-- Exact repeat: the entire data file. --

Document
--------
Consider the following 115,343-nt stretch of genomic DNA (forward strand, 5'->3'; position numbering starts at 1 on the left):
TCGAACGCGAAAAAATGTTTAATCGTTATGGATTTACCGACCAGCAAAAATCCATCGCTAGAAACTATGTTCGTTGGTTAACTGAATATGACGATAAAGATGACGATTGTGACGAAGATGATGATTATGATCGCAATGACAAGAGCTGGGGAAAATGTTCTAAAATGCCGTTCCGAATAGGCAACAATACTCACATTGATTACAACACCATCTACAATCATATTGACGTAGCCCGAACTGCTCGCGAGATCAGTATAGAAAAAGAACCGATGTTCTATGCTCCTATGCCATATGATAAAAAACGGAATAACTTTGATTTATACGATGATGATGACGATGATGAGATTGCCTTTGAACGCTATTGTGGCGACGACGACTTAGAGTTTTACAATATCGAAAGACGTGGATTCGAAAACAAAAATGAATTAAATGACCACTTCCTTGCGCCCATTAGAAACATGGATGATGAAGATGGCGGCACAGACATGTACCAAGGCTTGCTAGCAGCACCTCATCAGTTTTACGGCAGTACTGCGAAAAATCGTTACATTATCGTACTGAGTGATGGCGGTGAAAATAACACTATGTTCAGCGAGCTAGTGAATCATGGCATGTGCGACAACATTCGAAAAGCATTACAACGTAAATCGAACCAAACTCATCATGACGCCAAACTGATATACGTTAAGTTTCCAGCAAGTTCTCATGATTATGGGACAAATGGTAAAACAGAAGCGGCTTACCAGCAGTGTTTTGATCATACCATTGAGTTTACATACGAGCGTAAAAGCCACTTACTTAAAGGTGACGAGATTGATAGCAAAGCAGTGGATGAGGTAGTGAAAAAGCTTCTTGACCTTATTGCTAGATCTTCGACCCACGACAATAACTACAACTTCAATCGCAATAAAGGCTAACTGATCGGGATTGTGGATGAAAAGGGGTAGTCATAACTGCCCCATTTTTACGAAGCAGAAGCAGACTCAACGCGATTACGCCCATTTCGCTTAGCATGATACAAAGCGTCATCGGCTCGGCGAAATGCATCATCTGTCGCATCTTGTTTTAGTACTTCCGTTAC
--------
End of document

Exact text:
Consider the following 115,343-nt stretch of genomic DNA (forward strand, 5'->3'; position numbering starts at 1 on the left):
TCGAACGCGAAAAAATGTTTAATCGTTATGGATTTACCGACCAGCAAAAATCCATCGCTAGAAACTATGTTCGTTGGTTAACTGAATATGACGATAAAGATGACGATTGTGACGAAGATGATGATTATGATCGCAATGACAAGAGCTGGGGAAAATGTTCTAAAATGCCGTTCCGAATAGGCAACAATACTCACATTGATTACAACACCATCTACAATCATATTGACGTAGCCCGAACTGCTCGCGAGATCAGTATAGAAAAAGAACCGATGTTCTATGCTCCTATGCCATATGATAAAAAACGGAATAACTTTGATTTATACGATGATGATGACGATGATGAGATTGCCTTTGAACGCTATTGTGGCGACGACGACTTAGAGTTTTACAATATCGAAAGACGTGGATTCGAAAACAAAAATGAATTAAATGACCACTTCCTTGCGCCCATTAGAAACATGGATGATGAAGATGGCGGCACAGACATGTACCAAGGCTTGCTAGCAGCACCTCATCAGTTTTACGGCAGTACTGCGAAAAATCGTTACATTATCGTACTGAGTGATGGCGGTGAAAATAACACTATGTTCAGCGAGCTAGTGAATCATGGCATGTGCGACAACATTCGAAAAGCATTACAACGTAAATCGAACCAAACTCATCATGACGCCAAACTGATATACGTTAAGTTTCCAGCAAGTTCTCATGATTATGGGACAAATGGTAAAACAGAAGCGGCTTACCAGCAGTGTTTTGATCATACCATTGAGTTTACATACGAGCGTAAAAGCCACTTACTTAAAGGTGACGAGATTGATAGCAAAGCAGTGGATGAGGTAGTGAAAAAGCTTCTTGACCTTATTGCTAGATCTTCGACCCACGACAATAACTACAACTTCAATCGCAATAAAGGCTAACTGATCGGGATTGTGGATGAAAAGGGGTAGTCATAACTGCCCCATTTTTACGAAGCAGAAGCAGACTCAACGCGATTACGCCCATTTCGCTTAGCATGATACAAAGCGTCATCGGCTCGGCGAAATGCATCATCTGTCGCATCTTGTTTTAGTACTTCCGTTAC